Q Has Trimill tested DRS in real world spouts?
A The short answer is no. The long answer is
Trimill is at a stage where we are looking for a partner that would
be interested in testing DRS baffles in a couple of spouts in their
facility. The claims we made on our website are based on our
experience with side-to-side baffles in inclined square spouts
(which didn’t work very well) and silo bean ladders, both round and
square, as well the experiments with the 2” model spout, as well as
the computer simulations. The rationale is that if something works
for 36” spout and a 2” spout, it should also work for any size in
Q What is the 'patent pending' status of the
A Trimill has filed a priority
filing with the US Patent Office in May 2023. We intend on filing
the patent applications in multiple jurisdictions early in 2024.
Q What are the patentable features of the DRS?
A Based on our research, these features of DRS
are novel and patentable:
- Up and down motion of the material.
- Use of close coupled baffle sets, with a
relatively large spacing between them.
- Methods of attaching the baffles to the
Q How do you ensure that the product will get to
thetop baffle at low slopes of the spout, for example 40°slope?
A The baffle configuration that will get the
product to the top of the spout without excessive velocity cannot be
easily calculated. This is the reason that we spent a lot of time
and effort to build the grain flow simulation program, which can
predict the grain flow down the spout at any angle, and through the
Q A practical challenge is that most round
spouting is installed at various angles in a facility, but with this
concept, each different angled spout would be baffled differently.
How is this handled?
A That is
correct. Trimill can design the optimum baffle type and arrangement
based on the spout geometry and angle of incline.
Baffle configurations can also be designed for a range of spout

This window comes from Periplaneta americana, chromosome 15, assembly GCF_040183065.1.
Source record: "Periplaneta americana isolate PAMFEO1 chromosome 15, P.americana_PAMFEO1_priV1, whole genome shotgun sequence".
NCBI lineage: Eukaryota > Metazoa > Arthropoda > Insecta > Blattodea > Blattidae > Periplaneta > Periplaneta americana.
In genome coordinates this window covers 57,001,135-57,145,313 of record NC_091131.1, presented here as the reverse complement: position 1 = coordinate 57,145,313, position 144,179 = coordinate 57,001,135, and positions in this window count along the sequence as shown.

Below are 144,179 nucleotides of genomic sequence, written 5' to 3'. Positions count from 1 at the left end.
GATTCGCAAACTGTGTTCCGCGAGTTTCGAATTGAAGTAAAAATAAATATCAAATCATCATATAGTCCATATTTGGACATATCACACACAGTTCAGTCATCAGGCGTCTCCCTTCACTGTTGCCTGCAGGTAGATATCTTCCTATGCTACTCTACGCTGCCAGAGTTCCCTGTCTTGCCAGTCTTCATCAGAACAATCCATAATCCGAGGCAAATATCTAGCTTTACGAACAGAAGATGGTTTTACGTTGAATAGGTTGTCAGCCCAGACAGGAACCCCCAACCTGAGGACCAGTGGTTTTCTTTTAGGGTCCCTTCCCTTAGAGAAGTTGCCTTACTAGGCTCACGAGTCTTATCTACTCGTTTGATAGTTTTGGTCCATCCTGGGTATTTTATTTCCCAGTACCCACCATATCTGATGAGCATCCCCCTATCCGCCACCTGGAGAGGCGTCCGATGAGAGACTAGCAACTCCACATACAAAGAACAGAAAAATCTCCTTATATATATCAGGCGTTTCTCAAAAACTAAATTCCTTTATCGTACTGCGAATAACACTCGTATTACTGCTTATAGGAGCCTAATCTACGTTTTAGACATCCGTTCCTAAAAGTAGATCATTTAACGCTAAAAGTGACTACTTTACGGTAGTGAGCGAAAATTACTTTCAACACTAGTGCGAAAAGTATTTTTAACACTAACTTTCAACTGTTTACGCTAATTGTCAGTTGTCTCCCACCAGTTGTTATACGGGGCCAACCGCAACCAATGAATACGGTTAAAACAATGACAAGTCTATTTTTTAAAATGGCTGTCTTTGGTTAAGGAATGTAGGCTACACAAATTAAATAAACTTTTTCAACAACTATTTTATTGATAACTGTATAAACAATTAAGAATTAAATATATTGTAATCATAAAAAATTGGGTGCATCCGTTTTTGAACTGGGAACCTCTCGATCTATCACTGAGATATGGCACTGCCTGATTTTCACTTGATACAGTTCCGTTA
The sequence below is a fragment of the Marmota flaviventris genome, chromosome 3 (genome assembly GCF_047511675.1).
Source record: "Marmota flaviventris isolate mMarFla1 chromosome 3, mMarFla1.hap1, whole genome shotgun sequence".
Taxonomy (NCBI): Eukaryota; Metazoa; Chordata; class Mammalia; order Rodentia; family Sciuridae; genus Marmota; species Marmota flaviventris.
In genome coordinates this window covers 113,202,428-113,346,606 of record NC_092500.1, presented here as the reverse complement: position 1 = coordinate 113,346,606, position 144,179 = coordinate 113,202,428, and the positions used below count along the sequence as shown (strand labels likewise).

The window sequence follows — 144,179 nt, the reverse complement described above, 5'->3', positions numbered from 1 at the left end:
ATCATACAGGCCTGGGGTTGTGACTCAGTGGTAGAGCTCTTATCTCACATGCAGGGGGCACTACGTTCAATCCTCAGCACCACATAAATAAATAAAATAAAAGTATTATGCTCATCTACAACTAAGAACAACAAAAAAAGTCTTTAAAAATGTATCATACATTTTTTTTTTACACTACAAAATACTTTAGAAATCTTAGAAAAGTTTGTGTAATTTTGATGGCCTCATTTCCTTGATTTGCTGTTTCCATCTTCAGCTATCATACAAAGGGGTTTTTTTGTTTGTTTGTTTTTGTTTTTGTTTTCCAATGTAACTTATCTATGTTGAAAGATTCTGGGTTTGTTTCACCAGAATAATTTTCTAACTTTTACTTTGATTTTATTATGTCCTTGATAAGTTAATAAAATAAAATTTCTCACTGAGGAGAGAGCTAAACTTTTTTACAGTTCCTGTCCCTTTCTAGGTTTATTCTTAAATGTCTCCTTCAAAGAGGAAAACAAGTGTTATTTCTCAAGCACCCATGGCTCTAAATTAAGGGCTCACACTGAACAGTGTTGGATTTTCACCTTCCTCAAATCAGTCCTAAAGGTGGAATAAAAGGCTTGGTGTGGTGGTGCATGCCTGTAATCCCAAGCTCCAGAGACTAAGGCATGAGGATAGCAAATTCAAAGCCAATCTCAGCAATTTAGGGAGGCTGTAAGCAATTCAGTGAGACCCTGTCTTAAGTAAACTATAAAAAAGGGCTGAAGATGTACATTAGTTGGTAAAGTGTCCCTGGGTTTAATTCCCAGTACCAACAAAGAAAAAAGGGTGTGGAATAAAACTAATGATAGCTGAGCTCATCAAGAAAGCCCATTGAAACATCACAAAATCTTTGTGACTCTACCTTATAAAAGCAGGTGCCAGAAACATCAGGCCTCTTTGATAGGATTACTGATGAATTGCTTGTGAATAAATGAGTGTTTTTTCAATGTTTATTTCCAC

angles, say 45°-55°, 55°-65°, and so on.
Q The bottom of spout baffle will trap some
product in the spout, potentially causing cross-contamination. How
do you deal with this concern?
Based on our experience with the 2” model spout, this doesn’t happen
because the movement of the grain at the end of the flow sweeps the
bottom baffle clean. This is something that we still need to confirm
in the real-world spouts. This should be easy to confirm by
installing a hatch just upstream of the bottom baffle.
Q Making the product “airborne” as it deflects
up and down has a large chance of increasing dust and air
entrainment in the product. Depending on what the spout discharges
to, is there a concerned about increased dust emissions?
A Based on our experience with the silo bean
ladders handling wood pellets, the opposite should be the case.
Again, this should be easy to test.
Q Are you underestimating the difficulty of
installing baffles in a large length (20’ would not be unusual) of
round spouts and trying to fish them into position and get the bolt
through the hole?
A We put a lot of
thought into installation procedures, but for now we are keeping
them as a trade secret. We have developed several methods for
installing the baffles: two methods for doing it in a shop and one
method for doing it in-situ. So far, we have tested these methods on
the 2” model spouts.
Q The assumption that the product runs on the
bottom of the spout (at least initially) may not be valid. Depending
on bends and how it is fed, product will swirl and not necessarily
run on the bottom of the spout. It will tend to go there eventually,
but not necessarily right at the start. How do you deal with this
A There are three ways of
dealing with this issue:
- Install the first baffle set after the elbow
a good distance downstream of the elbow.
- Incline the first baffle set.
- If the upstream spout has DRS baffles
installed in it, position the last baffle set close to the
elbow. That will ensure that the velocity of the product
entering the spout is low, thus minimizing the swirl.
Q While reduction of product velocity may be
achieved, you’ve also introduced multiple new impact points, and
generally wear is concentrated at impact points, How much is
increase in the spout life realistic?
In our experience with the square bean ladders handling corn,
where the velocity was kept below 7 m/s (1400 fpm), after two years
in operation there was no detectable wear. We are prepared to test
the spout and baffle wear using a very accurate ultrasonic thickness
gauge. It should only take about a month to be able to calculate how
long the spout will last.